Rep. Darrell Issa is still banging the scandal drum. Is anyone listening anymore?
As recently as a month ago, the conventional wisdom was that the Obama administration was in danger of being buried under a heaping pile of scandals. There was Benghazi. There was the snooping on journalists to catch national security leakers. And there was the IRS flagging Tea Party groups for extra scrutiny.
The IRS scandal, which drew bipartisan outrage, had the potential to be the most damaging, not least because nobody likes the IRS. Furthermore, unlike the Benghazi scandal, the underlying accusation was not in dispute: The IRS admitted to targeting conservative-sounding tax-exempt applicants. (IRS officials have consistently maintained that the extra scrutiny was not ideologically or politically motivated, for what it's worth.)
And then? Well, the revelations that have come out in the past few weeks, which show that lefty groups were also targeted, have undermined the IRS flub as a political scandal, and made it appear more of a bureaucratic train wreck. Immigration politics also took center stage. Plus, Edward Snowden started leaking National Security Agency secrets, dividing Congress along strange, non-party-based, privacy-versus-security lines.
However, Rep. Darrell Issa (R-Calif.), the chairman of the House oversight committee, isn't ready to rest his case. On Thursday, Issa held another hearing on the IRS brouhaha, teeing it up with an op-ed in USA Today the previous day and a big tease to Fox News' Carl Cameron. On Wednesday night, Cameron told Bill O'Reilly that Issa said Thursday's hearing would prove "he can get it right, all the way up into the White House."
In USA Today, Issa was a tad more circumspect. The White House wants to pin the scandal on officials at the IRS's Cincinnati office, he wrote, but "following the trail of facts from Cincinnati to Washington, our investigation found corroboration that the scrutiny of Tea Party applicants was being directed by IRS officials in Washington."
It's important to keep digging, Issa added. "Was the targeting of Tea Party applicants directed from the White House or somewhere else outside the IRS?"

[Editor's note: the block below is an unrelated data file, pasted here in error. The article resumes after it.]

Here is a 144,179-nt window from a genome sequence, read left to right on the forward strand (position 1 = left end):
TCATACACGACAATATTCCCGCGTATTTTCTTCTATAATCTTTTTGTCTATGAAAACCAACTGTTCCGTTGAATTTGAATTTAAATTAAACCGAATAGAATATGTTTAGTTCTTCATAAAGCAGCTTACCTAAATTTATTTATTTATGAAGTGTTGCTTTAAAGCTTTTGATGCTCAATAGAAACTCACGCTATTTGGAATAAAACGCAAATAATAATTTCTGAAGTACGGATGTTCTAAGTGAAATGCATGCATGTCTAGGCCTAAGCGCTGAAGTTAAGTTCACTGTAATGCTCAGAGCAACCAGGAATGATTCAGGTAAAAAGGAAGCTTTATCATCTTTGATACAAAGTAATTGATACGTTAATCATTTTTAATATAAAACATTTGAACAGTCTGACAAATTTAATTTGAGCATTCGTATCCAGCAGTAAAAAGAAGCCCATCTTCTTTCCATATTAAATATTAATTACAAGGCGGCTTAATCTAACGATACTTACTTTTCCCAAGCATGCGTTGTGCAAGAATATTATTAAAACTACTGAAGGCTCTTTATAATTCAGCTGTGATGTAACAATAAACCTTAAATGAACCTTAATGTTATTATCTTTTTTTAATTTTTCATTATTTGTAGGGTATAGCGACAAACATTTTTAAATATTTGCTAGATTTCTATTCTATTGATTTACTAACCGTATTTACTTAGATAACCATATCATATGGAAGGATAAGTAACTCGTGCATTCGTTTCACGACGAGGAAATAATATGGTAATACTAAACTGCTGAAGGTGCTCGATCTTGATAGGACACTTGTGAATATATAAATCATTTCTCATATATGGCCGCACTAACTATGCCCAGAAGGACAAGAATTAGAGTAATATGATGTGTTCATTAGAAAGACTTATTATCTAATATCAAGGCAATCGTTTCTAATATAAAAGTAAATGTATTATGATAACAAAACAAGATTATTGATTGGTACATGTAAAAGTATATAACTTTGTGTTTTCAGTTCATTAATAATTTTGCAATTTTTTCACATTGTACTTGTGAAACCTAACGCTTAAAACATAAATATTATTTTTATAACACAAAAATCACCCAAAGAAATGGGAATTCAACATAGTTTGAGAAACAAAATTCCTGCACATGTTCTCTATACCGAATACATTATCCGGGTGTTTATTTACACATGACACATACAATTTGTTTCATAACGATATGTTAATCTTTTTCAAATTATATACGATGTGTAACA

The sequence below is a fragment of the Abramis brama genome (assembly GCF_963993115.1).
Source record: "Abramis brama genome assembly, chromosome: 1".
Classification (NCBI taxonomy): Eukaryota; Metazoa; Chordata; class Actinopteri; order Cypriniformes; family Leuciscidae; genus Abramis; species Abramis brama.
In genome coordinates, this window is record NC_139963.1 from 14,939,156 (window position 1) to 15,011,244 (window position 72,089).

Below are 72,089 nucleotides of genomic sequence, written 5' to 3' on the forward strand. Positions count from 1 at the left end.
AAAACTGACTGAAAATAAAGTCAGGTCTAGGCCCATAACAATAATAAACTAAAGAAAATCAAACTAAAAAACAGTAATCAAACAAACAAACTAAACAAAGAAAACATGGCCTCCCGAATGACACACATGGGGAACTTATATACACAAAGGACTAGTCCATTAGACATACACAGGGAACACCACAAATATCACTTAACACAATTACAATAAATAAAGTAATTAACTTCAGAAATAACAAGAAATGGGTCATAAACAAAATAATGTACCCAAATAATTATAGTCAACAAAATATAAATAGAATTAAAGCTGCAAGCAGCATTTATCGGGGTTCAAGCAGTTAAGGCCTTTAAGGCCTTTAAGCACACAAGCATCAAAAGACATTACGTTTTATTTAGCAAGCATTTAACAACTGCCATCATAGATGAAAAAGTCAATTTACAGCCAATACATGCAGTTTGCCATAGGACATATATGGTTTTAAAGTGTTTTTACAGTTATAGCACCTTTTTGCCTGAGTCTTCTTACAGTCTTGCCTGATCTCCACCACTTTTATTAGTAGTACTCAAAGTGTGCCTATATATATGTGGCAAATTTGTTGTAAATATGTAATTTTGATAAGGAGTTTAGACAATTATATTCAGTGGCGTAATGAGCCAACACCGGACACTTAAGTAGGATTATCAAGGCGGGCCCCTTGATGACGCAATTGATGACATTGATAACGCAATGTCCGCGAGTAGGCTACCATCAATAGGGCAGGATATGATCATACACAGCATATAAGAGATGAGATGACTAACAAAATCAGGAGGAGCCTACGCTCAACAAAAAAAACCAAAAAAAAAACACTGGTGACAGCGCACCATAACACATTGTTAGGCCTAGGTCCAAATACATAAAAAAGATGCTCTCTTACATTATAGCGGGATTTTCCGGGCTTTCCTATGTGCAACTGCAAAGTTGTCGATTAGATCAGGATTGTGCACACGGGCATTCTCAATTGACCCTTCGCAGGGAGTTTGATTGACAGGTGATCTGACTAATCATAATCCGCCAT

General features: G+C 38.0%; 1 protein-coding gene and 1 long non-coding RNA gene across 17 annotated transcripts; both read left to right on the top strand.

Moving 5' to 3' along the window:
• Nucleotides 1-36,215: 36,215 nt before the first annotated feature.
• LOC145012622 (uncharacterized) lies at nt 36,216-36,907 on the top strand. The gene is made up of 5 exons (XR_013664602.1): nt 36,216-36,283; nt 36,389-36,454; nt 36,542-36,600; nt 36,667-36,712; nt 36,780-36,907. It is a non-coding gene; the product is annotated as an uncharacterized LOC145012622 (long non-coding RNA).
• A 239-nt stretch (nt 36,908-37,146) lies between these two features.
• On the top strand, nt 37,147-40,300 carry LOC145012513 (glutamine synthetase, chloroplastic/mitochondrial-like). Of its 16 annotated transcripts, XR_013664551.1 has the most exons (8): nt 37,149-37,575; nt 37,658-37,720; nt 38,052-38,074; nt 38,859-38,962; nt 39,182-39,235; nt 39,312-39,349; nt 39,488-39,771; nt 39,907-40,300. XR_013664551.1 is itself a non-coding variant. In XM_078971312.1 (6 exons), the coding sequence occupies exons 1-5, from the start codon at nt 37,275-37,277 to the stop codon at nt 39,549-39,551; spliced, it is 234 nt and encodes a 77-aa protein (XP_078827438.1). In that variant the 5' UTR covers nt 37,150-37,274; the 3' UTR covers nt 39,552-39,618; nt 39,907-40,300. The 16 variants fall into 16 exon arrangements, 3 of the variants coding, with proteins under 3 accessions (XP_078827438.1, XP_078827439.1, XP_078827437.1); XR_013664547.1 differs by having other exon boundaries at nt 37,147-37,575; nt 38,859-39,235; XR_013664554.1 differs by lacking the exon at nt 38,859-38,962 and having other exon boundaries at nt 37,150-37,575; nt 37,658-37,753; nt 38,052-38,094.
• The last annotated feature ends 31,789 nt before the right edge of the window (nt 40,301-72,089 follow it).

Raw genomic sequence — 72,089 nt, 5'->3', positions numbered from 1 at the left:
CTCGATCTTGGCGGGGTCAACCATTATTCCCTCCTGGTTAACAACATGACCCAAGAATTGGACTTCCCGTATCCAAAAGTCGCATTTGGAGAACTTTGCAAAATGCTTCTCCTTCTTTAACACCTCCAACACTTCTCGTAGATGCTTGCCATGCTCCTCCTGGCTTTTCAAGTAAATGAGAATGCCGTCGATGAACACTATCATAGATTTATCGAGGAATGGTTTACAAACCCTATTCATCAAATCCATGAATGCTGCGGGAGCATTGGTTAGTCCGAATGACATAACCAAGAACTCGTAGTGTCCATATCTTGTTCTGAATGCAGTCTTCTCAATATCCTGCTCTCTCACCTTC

So what was Issa's big reveal at Thursday's hearing? That Carter Hull, a career IRS employee in Washington, "took his concerns about the IRS's BOLO lists to — hold your breath — the chief counsel of the IRS, a White House appointee" in 2011, explains David Weigel at Slate. But we learned that two months ago, in the inspector general's report. Repackaged stale revelations are "not the scandal we were promised!" Weigel says.
If there is a scandal here, says Michael Tomasky at The Daily Beast, it's that Treasury Inspector General Russell George, who wrote the IRS report, seems to have held back a lot of exculpatory evidence. His top inspector found that there was no political motivation in the targeting, and Rep. Elijah Cummings (Md.), the oversight committee's ranking Democrat, has uncovered documents proving that the targeting was aimed at "progressive" and "occupy" groups since 2010 — facts that George, a former Bob Dole staffer, either failed to mention or denied.
That's not all, Tomasky says. All 15 of the IRS employees interviewed — including six Republicans and three Democrats — "have shot down the idea that there was any political bias at the IRS, and all have said they had no knowledge or evidence of any White House involvement."
"This should all wrap fairly soon this fall," Tomasky adds, and when that happens it will be time to "take a much harder look at Issa, George, and the other perpetuators of this non-story."
Conservatives aren't convinced. Democrats on the committee claim that "none of the witnesses they've engaged have stated (or admitted) personal knowledge of interference or direction from the White House or the Obama campaign," says Guy Benson at Townhall. "These members seemed to think it is somehow dispositive that low-to-mid-level IRS employees weren't personally given marching orders directly from David Axelrod. It's a specious point."
And so the scandal beat goes on.
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